Indigenous peoples' rights have been a topic of international discussion, and indigenous peoples have become more active and visible over the last few decades. This panel attempts to reconsider the local practices of indigenous peoples and minorities in relation to the global context.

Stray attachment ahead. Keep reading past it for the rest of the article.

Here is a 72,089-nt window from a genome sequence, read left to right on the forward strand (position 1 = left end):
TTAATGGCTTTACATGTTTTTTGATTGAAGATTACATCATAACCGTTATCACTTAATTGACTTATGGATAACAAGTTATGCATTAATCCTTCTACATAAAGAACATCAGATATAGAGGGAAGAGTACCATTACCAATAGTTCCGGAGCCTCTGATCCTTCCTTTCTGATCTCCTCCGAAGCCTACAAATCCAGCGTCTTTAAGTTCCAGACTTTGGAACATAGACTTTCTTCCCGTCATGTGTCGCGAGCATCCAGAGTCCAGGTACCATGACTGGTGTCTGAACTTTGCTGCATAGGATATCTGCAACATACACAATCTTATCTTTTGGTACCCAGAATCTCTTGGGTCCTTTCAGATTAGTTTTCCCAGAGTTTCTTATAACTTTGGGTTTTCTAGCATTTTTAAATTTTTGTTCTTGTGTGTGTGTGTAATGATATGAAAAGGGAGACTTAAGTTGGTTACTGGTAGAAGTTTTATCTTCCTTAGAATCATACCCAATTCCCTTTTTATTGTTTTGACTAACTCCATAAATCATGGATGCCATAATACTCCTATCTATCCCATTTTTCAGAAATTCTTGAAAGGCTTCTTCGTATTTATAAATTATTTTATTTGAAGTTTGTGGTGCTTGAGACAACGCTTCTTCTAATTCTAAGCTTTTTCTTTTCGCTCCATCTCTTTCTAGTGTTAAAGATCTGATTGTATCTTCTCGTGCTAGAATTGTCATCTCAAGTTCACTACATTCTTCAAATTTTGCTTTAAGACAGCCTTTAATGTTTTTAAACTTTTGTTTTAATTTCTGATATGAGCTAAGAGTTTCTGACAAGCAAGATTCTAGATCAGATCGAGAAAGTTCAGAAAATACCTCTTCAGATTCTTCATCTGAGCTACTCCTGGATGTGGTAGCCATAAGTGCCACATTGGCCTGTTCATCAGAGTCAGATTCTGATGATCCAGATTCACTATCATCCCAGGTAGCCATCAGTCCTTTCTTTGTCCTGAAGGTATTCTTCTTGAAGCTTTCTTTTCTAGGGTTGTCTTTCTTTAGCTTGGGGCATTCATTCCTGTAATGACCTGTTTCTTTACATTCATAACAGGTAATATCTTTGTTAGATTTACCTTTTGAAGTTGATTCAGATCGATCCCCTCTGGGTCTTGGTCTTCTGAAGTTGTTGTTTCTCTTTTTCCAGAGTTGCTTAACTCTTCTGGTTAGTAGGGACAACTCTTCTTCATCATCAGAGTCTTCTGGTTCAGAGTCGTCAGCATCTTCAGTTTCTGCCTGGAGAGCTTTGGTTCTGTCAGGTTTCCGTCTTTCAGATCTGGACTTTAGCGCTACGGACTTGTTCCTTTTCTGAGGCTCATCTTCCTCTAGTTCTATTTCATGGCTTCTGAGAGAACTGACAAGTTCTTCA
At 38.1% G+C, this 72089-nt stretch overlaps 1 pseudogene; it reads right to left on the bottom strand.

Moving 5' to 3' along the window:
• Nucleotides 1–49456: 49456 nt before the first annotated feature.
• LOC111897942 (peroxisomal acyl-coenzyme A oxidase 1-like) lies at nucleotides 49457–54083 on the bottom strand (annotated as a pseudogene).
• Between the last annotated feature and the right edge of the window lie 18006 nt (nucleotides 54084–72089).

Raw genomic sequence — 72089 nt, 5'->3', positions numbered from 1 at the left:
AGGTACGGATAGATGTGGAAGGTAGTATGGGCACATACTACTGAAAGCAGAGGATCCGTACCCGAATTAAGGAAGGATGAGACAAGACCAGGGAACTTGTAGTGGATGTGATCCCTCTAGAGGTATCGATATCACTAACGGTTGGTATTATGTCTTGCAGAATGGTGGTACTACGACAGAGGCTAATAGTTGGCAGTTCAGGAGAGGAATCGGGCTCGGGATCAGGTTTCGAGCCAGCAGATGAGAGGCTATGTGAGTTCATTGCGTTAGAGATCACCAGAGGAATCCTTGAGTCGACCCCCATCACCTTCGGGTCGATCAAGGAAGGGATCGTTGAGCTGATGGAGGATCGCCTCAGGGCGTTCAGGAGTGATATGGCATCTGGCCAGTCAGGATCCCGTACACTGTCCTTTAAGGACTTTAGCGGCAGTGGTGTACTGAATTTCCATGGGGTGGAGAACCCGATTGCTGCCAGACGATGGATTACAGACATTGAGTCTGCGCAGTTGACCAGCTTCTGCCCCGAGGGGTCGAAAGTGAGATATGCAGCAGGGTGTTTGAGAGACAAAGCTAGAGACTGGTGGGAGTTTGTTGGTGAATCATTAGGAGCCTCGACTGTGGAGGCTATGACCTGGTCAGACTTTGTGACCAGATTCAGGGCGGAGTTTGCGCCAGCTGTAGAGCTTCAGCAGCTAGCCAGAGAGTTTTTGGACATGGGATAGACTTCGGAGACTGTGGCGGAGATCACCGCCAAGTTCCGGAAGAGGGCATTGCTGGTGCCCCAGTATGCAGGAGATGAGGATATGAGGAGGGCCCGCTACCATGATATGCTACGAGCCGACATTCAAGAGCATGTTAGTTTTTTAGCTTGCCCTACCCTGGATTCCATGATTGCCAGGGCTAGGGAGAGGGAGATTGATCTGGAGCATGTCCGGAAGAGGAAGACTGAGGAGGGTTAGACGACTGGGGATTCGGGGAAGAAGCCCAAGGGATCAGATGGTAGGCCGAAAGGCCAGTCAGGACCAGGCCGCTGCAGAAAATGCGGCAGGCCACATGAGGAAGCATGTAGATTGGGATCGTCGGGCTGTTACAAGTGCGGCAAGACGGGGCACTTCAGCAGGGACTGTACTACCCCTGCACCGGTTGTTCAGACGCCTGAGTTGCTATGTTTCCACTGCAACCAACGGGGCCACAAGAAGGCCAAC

2014 marks the final year of the Second International Decade of the World's Indigenous Peoples, during which the World Conference of Indigenous Peoples will be held at the United Nations. Over the last few decades, indigenous peoples' rights have been a topic of discussion in the global arena, and indigenous peoples themselves have become significant actors by engaging themselves with political, economic, social and cultural movements at domestic and local level in many parts of the world. Focusing on separate groups of indigenous peoples or minorities, we attempt to analyze the ways they interpret and use the concept of indigenousness under the influence of the global arena, and struggle to improve upon present conditions from a transcontinental and comparative perspective. We hope to extend the discussion to the issues of human rights, plural civil society, or dynamics of identity. This panel already has four presenters on case studies in Oceania(Naoko Fukayama / Tokyo Keizai University), Asia(Makiko Kimura / Tsuda College), Africa(Junko Maruyama / Tsuda College), and North America(Yuka Mizutani / Sophia University). We welcome papers on topics from various regions in the world.